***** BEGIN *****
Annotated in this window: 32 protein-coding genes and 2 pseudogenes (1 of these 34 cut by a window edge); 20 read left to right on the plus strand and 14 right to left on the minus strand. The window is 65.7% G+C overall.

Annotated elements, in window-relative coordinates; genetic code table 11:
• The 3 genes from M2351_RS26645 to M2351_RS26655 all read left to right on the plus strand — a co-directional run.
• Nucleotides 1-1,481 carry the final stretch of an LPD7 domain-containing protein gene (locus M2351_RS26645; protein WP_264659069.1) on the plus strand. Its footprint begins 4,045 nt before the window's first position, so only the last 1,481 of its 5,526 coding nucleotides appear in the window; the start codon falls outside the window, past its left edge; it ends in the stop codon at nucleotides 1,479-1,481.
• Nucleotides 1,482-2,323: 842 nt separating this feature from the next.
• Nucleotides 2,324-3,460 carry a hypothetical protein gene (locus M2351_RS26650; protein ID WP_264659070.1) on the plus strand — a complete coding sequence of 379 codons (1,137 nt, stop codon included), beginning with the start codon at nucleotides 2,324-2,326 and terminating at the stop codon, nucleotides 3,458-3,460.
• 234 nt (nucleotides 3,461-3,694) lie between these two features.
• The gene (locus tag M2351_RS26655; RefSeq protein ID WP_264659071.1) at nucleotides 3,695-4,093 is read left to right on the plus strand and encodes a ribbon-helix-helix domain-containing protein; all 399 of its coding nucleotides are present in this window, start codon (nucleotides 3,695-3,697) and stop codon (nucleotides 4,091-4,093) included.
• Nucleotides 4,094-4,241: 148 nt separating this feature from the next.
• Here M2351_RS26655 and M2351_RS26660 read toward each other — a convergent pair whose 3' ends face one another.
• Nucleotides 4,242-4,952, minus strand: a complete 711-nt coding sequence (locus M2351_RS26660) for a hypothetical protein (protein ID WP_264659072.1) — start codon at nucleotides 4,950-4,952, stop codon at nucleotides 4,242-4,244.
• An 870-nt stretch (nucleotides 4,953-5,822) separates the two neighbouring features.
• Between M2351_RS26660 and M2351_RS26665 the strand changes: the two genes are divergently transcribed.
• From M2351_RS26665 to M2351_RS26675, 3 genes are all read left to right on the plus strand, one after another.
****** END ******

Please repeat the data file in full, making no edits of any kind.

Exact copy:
Annotated in this window: 32 protein-coding genes and 2 pseudogenes (1 of these 34 cut by a window edge); 20 read left to right on the plus strand and 14 right to left on the minus strand. The window is 65.7% G+C overall.

Annotated elements, in window-relative coordinates; genetic code table 11:
• The 3 genes from M2351_RS26645 to M2351_RS26655 all read left to right on the plus strand — a co-directional run.
• Nucleotides 1-1,481 carry the final stretch of an LPD7 domain-containing protein gene (locus M2351_RS26645; protein WP_264659069.1) on the plus strand. Its footprint begins 4,045 nt before the window's first position, so only the last 1,481 of its 5,526 coding nucleotides appear in the window; the start codon falls outside the window, past its left edge; it ends in the stop codon at nucleotides 1,479-1,481.
• Nucleotides 1,482-2,323: 842 nt separating this feature from the next.
• Nucleotides 2,324-3,460 carry a hypothetical protein gene (locus M2351_RS26650; protein ID WP_264659070.1) on the plus strand — a complete coding sequence of 379 codons (1,137 nt, stop codon included), beginning with the start codon at nucleotides 2,324-2,326 and terminating at the stop codon, nucleotides 3,458-3,460.
• 234 nt (nucleotides 3,461-3,694) lie between these two features.
• The gene (locus tag M2351_RS26655; RefSeq protein ID WP_264659071.1) at nucleotides 3,695-4,093 is read left to right on the plus strand and encodes a ribbon-helix-helix domain-containing protein; all 399 of its coding nucleotides are present in this window, start codon (nucleotides 3,695-3,697) and stop codon (nucleotides 4,091-4,093) included.
• Nucleotides 4,094-4,241: 148 nt separating this feature from the next.
• Here M2351_RS26655 and M2351_RS26660 read toward each other — a convergent pair whose 3' ends face one another.
• Nucleotides 4,242-4,952, minus strand: a complete 711-nt coding sequence (locus M2351_RS26660) for a hypothetical protein (protein ID WP_264659072.1) — start codon at nucleotides 4,950-4,952, stop codon at nucleotides 4,242-4,244.
• An 870-nt stretch (nucleotides 4,953-5,822) separates the two neighbouring features.
• Between M2351_RS26660 and M2351_RS26665 the strand changes: the two genes are divergently transcribed.
• From M2351_RS26665 to M2351_RS26675, 3 genes are all read left to right on the plus strand, one after another.